At the center of one edge, there’s a zippered compartment built into the case that has an intense orange interior. It’s meant for travel documents, and it’s bigger than it first seems. It can take a collection of passports and boarding passes, keeping them right where they’re easy to slip out and back in. The orange interior provides contrast when you’re rooting around in there, and it also makes it really obvious when you’ve forgotten to zip it shut.
There are bunches of elastic straps in the clothing compartments to keep things in place. For the center briefcase compartment, there are elastic stretching membranes that let you open it pretty wide while holding things together.
It comes with a hangable compact toiletry kit that holds more than it seems like it should.
Any place there’s a snap, one half of the snap is mounted on a loop of fabric and the other half is mounted on a small tongue of fabric. This lets you slide your finger through the loop, put your thumb over the tongue, and press the two together. Snap!
And then there’s the computer briefcase, which is good enough to have become my default. It’s wide enough to accept a 17″ laptop, with a padded interior on the laptop compartment. It’s slim, with leather handles that can be pushed in so they’re flush with the case sides. There are a goodly number of pockets and so on in the front compartment. It also has a flap on the back with an open top and a zipper across the bottom. If you zip it shut, it’s an extra exterior pocket. If you open the zipper, the whole thing slips over the retractable handles on the main case—or any Briggs & Riley case’s handles.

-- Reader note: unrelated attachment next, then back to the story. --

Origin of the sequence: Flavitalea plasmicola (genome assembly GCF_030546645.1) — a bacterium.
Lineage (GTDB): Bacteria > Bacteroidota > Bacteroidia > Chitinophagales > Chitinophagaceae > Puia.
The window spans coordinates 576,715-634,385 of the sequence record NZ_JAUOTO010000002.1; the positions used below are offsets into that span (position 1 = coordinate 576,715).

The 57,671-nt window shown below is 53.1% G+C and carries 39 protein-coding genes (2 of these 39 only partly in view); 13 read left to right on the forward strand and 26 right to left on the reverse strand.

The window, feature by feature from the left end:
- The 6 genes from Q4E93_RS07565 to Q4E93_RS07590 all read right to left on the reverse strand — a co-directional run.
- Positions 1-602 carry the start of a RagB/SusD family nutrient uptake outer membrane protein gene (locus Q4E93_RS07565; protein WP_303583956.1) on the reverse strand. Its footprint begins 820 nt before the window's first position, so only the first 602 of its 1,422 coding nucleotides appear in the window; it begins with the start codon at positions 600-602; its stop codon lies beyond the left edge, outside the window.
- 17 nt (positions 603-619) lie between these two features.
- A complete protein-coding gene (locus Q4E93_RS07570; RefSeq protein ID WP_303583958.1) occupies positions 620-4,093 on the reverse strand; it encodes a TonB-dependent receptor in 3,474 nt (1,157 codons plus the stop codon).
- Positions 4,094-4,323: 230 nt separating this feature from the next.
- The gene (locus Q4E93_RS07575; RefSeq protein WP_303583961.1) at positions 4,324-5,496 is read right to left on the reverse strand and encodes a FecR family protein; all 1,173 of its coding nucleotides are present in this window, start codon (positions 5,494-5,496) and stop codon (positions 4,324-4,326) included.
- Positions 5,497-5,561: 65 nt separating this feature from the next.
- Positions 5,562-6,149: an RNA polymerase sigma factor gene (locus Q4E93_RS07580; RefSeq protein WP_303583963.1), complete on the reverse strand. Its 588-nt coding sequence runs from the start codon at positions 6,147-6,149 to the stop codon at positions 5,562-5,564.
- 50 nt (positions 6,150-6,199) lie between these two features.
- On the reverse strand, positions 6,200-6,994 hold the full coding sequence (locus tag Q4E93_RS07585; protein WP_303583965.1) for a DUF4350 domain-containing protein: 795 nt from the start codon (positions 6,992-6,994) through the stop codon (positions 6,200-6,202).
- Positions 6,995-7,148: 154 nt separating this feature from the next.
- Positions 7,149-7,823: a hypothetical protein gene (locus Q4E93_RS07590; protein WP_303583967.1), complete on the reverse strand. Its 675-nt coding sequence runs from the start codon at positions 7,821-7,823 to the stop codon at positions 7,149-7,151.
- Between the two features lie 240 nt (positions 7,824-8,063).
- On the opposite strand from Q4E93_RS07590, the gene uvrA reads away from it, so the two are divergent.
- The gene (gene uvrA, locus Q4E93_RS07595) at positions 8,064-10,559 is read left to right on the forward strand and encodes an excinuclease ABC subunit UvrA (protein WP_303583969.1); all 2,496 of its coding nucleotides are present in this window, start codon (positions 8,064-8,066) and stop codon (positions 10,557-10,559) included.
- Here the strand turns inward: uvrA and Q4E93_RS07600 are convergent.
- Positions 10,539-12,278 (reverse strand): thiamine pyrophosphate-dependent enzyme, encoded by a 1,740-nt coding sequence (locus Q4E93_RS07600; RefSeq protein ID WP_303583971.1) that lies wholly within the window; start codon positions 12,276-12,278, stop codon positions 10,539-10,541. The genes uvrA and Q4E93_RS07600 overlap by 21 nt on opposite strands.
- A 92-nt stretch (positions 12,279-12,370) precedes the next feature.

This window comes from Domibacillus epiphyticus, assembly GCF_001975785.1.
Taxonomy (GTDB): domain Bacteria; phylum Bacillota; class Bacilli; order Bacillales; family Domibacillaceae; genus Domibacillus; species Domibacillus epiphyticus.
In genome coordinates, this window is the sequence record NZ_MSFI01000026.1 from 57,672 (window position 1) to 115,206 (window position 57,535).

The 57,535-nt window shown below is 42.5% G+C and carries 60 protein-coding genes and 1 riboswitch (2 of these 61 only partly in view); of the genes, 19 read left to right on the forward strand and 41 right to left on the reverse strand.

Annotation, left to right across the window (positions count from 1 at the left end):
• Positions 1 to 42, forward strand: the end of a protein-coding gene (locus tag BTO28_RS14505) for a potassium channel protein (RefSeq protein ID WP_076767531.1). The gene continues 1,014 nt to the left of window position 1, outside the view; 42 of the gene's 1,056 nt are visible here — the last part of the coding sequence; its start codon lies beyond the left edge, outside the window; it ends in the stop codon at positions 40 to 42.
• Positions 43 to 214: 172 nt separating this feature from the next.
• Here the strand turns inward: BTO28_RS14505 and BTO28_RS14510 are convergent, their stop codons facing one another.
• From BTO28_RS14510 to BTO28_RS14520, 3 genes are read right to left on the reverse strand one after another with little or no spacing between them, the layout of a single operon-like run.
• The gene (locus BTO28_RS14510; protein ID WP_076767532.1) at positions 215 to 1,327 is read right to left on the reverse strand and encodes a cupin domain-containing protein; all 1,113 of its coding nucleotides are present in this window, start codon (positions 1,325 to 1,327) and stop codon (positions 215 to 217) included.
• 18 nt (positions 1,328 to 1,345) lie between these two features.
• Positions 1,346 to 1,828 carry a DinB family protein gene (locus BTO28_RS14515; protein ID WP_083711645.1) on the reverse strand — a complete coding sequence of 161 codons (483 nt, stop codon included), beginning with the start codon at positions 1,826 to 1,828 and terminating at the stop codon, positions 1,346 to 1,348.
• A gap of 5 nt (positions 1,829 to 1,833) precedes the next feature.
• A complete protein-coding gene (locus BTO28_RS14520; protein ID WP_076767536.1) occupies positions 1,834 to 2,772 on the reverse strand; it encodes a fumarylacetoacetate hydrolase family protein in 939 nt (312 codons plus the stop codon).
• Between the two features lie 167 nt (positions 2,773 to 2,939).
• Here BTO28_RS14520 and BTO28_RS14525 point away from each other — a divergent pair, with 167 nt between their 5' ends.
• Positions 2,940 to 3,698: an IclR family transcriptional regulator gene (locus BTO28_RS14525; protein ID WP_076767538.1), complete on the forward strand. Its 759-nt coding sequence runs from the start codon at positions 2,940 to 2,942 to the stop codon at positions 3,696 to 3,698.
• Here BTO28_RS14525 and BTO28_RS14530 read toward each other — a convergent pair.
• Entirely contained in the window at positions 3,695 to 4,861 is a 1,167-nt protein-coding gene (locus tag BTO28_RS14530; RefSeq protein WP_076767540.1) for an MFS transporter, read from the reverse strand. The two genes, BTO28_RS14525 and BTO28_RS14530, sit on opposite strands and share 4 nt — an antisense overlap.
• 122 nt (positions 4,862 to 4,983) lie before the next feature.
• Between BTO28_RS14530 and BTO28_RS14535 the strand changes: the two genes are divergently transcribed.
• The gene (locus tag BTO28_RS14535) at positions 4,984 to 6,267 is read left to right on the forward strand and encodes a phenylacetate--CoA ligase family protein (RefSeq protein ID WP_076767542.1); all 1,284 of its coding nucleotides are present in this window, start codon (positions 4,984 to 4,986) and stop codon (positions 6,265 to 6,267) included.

Here’s the kicker: remember the padded laptop compartment? The padding is a little bit wooly, in a way; not scratchy, but a little fuzzy. The case comes with two small padded brackets that go around the edges of the laptop. Good enough, right? Oh no. It gets better. These brackets have Velcro on their exteriors, so they grab onto the compartment’s padding and don’t let go. They become static, padded holders for the laptop—and thanks to their Velcro, you can reposition them if you change laptop sizes. For extra bonus points, when positioned to hold my 15″ Mac to one side of the compartment, there’s just enough space left over to hold a regular-size mouse, a small digital camera, or any number of other goodies.
You’d think it would be really hard to get them in, and you’d be right, except Briggs & Riley ships them with heavy cardstock sleeves. You put the sleeves over the brackets, place the brackets where you want them without any trouble, and slip out the sleeves. The compartment sides press against the brackets, the Velcro latches onto the padding, and you’re done. Sheer genius.
This might seem like a bit too much love for a travel case, but trust me, it’s just the start. I could go on at least twice as long. Frequent travelers already know why I’m so over the moon about these suitcases, and are probably wondering where they can get their own. Even infrequent travelers should bear Briggs & Riley in mind the next time they’re in the market for luggage. The high quality and lifetime unconditional warranty make them more than a worthwhile investment, and they’re sturdy enough that you don’t have to be too concerned about the fate of your stuff. I mean, sure, you still have to worry about TSA folks opening your luggage, but with these cases, at least you know they’ll be impressed when they do so.